Samuel Offiong Ukpong is the Chairman, Nigerian Institution of Estate Surveyors and Valuers (NIESV), Lagos branch and Managing Director, Niger Insurance Properties Limited. In this interview with DAYO AYEYEMI, he spoke on effects of the current economic recession on real estate industry and issues surrounding vacant properties
How is the on-going recession affecting the real estate sector? Recession is affecting virtually every segment of real estate. Is it commercial property, residential or industrial properties, they have all been affected in this recession. In property development, which is an aspect of real estate, there is no fund for people to continue with development, so you see projects that are being abandoned here and there.
If property is being done on a large scale, it is being done by government that has money. State governments have abandoned their projects because they are looking for money to pay workers’ salary. If you also look at individuals, they are looking for what to eat and not to go into real estate development now. If you look at products that are completed, you see vacancies all over, you have void all over in Ikoyi, Abuja and some state capitals.
You mean houses are vacant?
The rate at which these properties are vacant is quite high. People who are even staying in property they cannot afford to pay. The cost of living is high and the cost of maintaining the property is also high. You have properties that are neglected in terms of maintenance. The recession, if you ask me is manmade.
If you listen to the Central Bank of Nigeria (CBN)’s governor, he goes about telling us when he was granting an interview that friends of Nigerians asked them to manipulate the currency. They manipulated the currency with the hope that they will bring their money and Nigeria lost her sovereignty. It is the loss of sovereignty that is causing the recession.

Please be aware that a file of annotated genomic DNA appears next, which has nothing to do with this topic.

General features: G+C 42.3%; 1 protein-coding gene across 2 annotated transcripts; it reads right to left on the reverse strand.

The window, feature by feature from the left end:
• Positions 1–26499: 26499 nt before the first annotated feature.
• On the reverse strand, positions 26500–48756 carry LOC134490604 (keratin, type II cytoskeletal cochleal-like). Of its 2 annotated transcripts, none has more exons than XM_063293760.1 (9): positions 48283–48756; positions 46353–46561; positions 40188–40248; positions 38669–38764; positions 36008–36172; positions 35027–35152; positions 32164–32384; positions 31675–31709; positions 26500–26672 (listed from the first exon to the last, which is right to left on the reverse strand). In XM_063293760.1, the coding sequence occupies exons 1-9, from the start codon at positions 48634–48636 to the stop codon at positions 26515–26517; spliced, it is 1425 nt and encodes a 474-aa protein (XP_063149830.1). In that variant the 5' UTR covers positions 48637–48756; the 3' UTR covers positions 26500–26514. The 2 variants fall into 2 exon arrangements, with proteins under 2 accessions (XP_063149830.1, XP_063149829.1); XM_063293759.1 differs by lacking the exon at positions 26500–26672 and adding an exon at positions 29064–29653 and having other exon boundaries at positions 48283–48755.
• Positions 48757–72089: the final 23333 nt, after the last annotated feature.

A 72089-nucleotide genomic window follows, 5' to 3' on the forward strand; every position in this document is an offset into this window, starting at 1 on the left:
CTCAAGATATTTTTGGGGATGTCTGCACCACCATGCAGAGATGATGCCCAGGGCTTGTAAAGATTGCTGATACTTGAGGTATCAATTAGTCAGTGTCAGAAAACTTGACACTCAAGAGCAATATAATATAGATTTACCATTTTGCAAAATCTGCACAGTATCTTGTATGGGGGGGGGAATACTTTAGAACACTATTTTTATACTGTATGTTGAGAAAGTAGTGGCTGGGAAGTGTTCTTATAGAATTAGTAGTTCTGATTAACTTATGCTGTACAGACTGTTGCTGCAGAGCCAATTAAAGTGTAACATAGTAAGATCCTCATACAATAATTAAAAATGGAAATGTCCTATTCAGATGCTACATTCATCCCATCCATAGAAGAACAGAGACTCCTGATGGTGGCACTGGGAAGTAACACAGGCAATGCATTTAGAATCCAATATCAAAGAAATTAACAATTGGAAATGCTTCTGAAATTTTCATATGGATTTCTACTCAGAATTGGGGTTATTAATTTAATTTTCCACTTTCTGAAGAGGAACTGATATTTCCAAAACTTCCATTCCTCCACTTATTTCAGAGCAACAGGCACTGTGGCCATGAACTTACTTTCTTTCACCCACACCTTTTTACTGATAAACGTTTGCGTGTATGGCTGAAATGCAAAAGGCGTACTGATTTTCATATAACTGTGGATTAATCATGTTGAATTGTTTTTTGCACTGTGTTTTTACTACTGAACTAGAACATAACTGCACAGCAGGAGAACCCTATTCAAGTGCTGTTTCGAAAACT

Some people will argue that if you bring naira down to one hundred, where are you going to get dollar to supply for them to buy their foreign goods. I disagree with this notion. What is the absence of naira or dollar that make our currency to depreciate to this level? The answer, to my mind, is no.
It is the manipulation because the people do not want you to have your sovereignty and we have lost that for a long time. Tomorrow, if those people tell Nigeria or CBN that depreciate you naira to one thousand, they will do. In other climes, you don’t tell anybody to depreciate the country’s currency.
If manufacturers want to produce and do what they are supposed to do, there won’t be recession. Also, it comes to mind that during recession, are foreigners coming? We managed a property (three-bedroom luxury flat) in Ikoyi, then we were letting it for N6 million per annum, somebody asked me if I can pay.
I said no, I can’t. By my training as a professional, I am entitled to stay there, but can I afford it? The answer is no. So, those properties in Ikoyi that are begging for occupants, are they made for Nigerians’ top management? The answer is no. Who are they meant for? They are meant for expatriates.
So, if you say your country is fantastically corrupt, everybody in the street is corrupt, will the expatriates come? The answer is no. This recession is man-made. Most of the property in Asokoro and Maitaima are not meant for Nigerians. They are meant for expatriates.
Why are they meant for expatriates?
This is because the rate at which you are going to pay for those property is higher than what Nigerians can afford. Therefore, when they bring their currency – their income oversea and translate it to naira, it could be so high. So, they can afford those properties. Most times, Nigerians cannot afford those properties. Most of the executive living in those property are been catered for by their companies and as soon as they retire as chief executive, they cannot continue to stay there.
They will just relocate to a threebedroom flat and manage their lives. So, these are the realities of this recession. It is affecting real estate industry very badly.
Now, if you want to ask me another question and say but two and three bedrooms flats in Surulere are in higher demand, I will say yes, because in that neighbourhood, you have people whose income will be able to get those properties. But the properties are not available. When people pay for two to three years’ rent, do they have the means to pay subsequence years? The answer is no.